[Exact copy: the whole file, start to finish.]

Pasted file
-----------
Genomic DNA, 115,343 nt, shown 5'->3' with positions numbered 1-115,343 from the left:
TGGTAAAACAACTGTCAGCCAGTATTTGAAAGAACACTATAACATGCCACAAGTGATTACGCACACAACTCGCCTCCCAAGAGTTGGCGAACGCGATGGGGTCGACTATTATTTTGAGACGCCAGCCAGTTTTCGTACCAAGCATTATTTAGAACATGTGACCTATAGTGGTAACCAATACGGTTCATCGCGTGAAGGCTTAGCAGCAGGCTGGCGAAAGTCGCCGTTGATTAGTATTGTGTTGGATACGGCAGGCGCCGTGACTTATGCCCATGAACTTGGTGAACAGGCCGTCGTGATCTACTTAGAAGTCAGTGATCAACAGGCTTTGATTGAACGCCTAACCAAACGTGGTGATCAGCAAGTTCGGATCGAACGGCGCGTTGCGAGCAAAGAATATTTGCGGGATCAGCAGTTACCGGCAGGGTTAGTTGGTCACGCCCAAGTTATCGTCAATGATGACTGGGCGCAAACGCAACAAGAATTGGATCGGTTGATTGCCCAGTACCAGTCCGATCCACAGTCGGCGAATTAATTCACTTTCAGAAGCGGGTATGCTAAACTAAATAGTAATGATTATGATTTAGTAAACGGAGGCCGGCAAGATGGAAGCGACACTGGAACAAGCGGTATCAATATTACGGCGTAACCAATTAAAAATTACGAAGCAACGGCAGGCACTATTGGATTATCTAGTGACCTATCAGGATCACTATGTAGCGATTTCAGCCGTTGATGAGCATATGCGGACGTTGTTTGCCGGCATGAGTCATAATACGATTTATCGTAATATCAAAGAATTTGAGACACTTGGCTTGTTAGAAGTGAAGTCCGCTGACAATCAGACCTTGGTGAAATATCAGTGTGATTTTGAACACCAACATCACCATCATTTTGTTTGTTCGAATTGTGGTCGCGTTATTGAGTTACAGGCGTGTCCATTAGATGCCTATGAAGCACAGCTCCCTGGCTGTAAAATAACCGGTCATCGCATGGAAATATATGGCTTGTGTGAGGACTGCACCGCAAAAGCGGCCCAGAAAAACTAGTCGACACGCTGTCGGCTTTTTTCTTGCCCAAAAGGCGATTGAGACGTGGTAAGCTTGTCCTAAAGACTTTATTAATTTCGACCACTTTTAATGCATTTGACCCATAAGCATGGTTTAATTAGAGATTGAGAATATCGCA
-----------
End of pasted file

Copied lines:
Genomic DNA, 115,343 nt, shown 5'->3' with positions numbered 1-115,343 from the left:
TGGTAAAACAACTGTCAGCCAGTATTTGAAAGAACACTATAACATGCCACAAGTGATTACGCACACAACTCGCCTCCCAAGAGTTGGCGAACGCGATGGGGTCGACTATTATTTTGAGACGCCAGCCAGTTTTCGTACCAAGCATTATTTAGAACATGTGACCTATAGTGGTAACCAATACGGTTCATCGCGTGAAGGCTTAGCAGCAGGCTGGCGAAAGTCGCCGTTGATTAGTATTGTGTTGGATACGGCAGGCGCCGTGACTTATGCCCATGAACTTGGTGAACAGGCCGTCGTGATCTACTTAGAAGTCAGTGATCAACAGGCTTTGATTGAACGCCTAACCAAACGTGGTGATCAGCAAGTTCGGATCGAACGGCGCGTTGCGAGCAAAGAATATTTGCGGGATCAGCAGTTACCGGCAGGGTTAGTTGGTCACGCCCAAGTTATCGTCAATGATGACTGGGCGCAAACGCAACAAGAATTGGATCGGTTGATTGCCCAGTACCAGTCCGATCCACAGTCGGCGAATTAATTCACTTTCAGAAGCGGGTATGCTAAACTAAATAGTAATGATTATGATTTAGTAAACGGAGGCCGGCAAGATGGAAGCGACACTGGAACAAGCGGTATCAATATTACGGCGTAACCAATTAAAAATTACGAAGCAACGGCAGGCACTATTGGATTATCTAGTGACCTATCAGGATCACTATGTAGCGATTTCAGCCGTTGATGAGCATATGCGGACGTTGTTTGCCGGCATGAGTCATAATACGATTTATCGTAATATCAAAGAATTTGAGACACTTGGCTTGTTAGAAGTGAAGTCCGCTGACAATCAGACCTTGGTGAAATATCAGTGTGATTTTGAACACCAACATCACCATCATTTTGTTTGTTCGAATTGTGGTCGCGTTATTGAGTTACAGGCGTGTCCATTAGATGCCTATGAAGCACAGCTCCCTGGCTGTAAAATAACCGGTCATCGCATGGAAATATATGGCTTGTGTGAGGACTGCACCGCAAAAGCGGCCCAGAAAAACTAGTCGACACGCTGTCGGCTTTTTTCTTGCCCAAAAGGCGATTGAGACGTGGTAAGCTTGTCCTAAAGACTTTATTAATTTCGACCACTTTTAATGCATTTGACCCATAAGCATGGTTTAATTAGAGATTGAGAATATCGCA